1. Vanna Keiler

    I like the EPI response. If I may add a sneaky way to go about training this new recruit, to avoid any hurt or insulted feelings, why not tell him that there is additional training every new employee undertakes, whether they need it or not, regarding meeting employees and off-site business conduct. Work on an actual outline, write it out and demonstrate to the whole group once in the kitchen. From then on, use it for every new employee who walks through the door. This way, you will avoid singling anyone out, but by going over “business etiquette” new recruits are empowered with knowing your expectations and being able to meet them through your instructions. I have observed many occasions (in-person and on advice blogs), situations where the offending perpetrator themselves goes on the defensive and becomes immensely insulted when it is brought to his or her attention. I imagine this has the potential to occur in any scenario: you tell someone gently how to correct an etiquette or action, person is incredibly insulted and repercussions ensue, you are left apologizing and wish you had not brought it up in the first place. In a business situation, this could get even more tricky, so I would do unto all what you wish done to one.

    • Elizabeth

      I have to believe that someone in a mentoring role, or even the person’s boss or company owner, would be able to tell someone gently that some aspect of their manners left something to be desired – especially if they were to then offer help. If that employee reacted badly, I would take that to mean that they couldn’t handle criticism or direction, and I would definitely rethink my decision to hire them. Have we really become a nation of over-sensitives who can’t handle a hard truth now and then? It’s a depressing thought.

  2. EPI’s approach is correct and I agree 100% with Elizabeth.
    It should be expected corporate culture for every one in the company, at least at the managerial level, for knowing the basics of etiquette. I’ve seen personally that certain business deals failed because of a weak representation of a company in the aspect of table manners and business social skills.
    We all could learn a lot from the Japanese, how they conduct their business and with very detailed and correct table manners, while always dressed professional. In general Asia is in the lead in that aspect.
    Like Elizabeth stated above, it is indeed a depressing thought that, in general, we have become passive as the reaction of political correctness.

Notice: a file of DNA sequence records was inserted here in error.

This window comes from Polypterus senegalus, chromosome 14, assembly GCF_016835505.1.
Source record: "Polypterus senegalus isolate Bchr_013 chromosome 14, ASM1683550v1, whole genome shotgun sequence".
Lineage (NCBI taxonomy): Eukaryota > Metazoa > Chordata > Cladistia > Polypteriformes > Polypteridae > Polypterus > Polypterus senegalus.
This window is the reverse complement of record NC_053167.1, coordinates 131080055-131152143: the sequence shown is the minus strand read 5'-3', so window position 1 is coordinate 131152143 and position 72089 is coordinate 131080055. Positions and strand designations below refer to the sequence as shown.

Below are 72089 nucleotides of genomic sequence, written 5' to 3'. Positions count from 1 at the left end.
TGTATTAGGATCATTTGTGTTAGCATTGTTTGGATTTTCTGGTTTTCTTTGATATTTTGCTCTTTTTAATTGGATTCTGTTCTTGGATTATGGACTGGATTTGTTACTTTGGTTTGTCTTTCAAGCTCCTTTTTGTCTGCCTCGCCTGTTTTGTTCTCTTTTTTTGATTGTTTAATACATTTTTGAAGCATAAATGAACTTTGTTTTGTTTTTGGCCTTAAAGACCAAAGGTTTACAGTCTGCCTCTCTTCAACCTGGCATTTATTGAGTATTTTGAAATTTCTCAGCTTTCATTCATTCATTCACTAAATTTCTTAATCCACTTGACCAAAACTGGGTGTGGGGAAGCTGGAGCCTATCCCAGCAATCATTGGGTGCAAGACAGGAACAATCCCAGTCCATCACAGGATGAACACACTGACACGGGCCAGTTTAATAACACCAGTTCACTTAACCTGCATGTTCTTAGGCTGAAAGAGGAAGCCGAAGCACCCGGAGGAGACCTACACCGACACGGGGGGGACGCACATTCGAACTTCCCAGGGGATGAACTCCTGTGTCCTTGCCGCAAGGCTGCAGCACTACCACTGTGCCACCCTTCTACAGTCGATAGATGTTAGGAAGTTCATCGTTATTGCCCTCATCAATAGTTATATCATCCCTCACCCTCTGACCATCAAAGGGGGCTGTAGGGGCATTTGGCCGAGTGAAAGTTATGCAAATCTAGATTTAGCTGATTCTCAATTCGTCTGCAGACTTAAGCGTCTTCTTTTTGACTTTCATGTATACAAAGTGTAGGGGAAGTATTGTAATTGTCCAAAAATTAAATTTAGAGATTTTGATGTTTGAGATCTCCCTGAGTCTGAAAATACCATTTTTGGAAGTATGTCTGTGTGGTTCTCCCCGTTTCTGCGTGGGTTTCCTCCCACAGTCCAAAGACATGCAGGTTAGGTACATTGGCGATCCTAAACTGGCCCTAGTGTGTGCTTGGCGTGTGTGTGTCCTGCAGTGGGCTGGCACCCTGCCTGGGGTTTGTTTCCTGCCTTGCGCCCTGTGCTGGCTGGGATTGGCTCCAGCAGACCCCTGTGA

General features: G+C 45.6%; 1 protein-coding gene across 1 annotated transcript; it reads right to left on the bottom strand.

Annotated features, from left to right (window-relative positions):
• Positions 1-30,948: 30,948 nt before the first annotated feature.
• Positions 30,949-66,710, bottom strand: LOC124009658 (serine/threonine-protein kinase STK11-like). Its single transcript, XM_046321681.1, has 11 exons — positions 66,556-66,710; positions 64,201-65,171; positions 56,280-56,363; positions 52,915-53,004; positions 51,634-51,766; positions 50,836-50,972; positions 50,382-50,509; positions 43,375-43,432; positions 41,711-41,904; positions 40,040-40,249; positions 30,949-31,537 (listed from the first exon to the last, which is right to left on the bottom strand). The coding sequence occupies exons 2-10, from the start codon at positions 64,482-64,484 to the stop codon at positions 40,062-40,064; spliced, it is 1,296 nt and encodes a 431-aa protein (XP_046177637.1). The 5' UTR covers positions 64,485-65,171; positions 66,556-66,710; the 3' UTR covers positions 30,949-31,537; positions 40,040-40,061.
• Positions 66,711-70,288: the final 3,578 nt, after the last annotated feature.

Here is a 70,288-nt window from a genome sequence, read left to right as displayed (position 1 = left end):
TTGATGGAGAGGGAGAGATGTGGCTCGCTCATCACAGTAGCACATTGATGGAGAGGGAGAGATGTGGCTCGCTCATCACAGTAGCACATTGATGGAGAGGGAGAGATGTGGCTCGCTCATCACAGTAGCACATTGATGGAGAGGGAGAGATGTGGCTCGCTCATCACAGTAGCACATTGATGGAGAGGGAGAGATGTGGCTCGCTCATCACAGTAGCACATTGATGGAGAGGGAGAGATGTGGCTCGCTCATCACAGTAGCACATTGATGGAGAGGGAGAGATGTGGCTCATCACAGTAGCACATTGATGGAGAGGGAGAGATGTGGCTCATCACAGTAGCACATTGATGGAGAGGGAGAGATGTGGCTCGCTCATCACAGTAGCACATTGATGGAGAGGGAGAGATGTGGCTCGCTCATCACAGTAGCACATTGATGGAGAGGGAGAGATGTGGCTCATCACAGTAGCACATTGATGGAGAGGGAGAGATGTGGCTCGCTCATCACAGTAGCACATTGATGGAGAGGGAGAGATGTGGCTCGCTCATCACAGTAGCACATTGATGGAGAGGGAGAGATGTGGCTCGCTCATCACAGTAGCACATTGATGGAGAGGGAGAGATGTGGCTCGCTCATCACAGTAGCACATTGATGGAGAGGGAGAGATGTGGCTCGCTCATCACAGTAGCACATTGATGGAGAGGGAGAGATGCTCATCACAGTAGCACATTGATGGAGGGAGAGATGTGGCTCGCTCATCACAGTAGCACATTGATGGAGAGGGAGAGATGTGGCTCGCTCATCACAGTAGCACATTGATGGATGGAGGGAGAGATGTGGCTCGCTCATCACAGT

My business name is chosen for a reason: Mariette’s Back to Baisics!

  3. Marie

    I have been taught when you go to a buffet lunch that you job is sponsering, you take what you can eat. If there are many things you might want to try, you take what I was told is a”no thank portion” smallest one there . At the end of our buffet she wraps a few sandwiches and desserts in napkins which gets tucked away in her drawer. When a colleague brings in “treats” for coffee break this one person goes in the room and sneeks some out in a bag.How can we teach this 54 year old what’s right. . Or have the rules changed since I was taught.

    • Elizabeth

      It seems like there might be two people who have the authority to say something to your coworker. If the company is paying for the food, whoever is in charge of the food might make a general announcement that any leftover food will be placed in the break-room fridge for whoever wants it. In this case, your coworker would still be able to go and claim some. (And in this case, why not? If you know you’ll want a sandwich later, and they’re left over, you could take one too.) But if someone brings in treats to share, and finds this person taking larger than normal quantities, that person has every right to say – “You know, I brought those in for everyone, and I would prefer it if you took one portion at a time so everyone has a chance to have some.”

      Otherwise, it’s a difficult thing to address without being rude yourself. If this person was just a big eater and ate two or three cookies, it would probably be not such a big deal. But the fact that she’s squirreling food away definitely can rub people the wrong way. Most people have the attitude that it’s there until it’s gone, but this woman probably thinks she’s smart – she’s thinking ahead. But the problem is, she’s always taking more than ‘her portion’. My feeling would be that it’s only a problem if other people miss out because of it.

      • Scarlett

        I like your advice, Elizabeth! Sorry I’m a little late here, but I’d like to know if your advice would be different if the company-sponsored buffet was off-site, i.e., at a hotel or restaurant, where the company may have paid for the meal but any “leftovers” would not necessarily be taken back to the office. In that case, I think it would be appropriate to take only the amount of food that one can consume during the actual meal on the premises. I have heard of people taking baggies and other containers to buffets and loading up enough food (and sneaking it out!) for another meal. Many people, as well as the establishment, would consider it stealing. I would like to know others’ thoughts and also, who in that case would be the proper party to address the issue?

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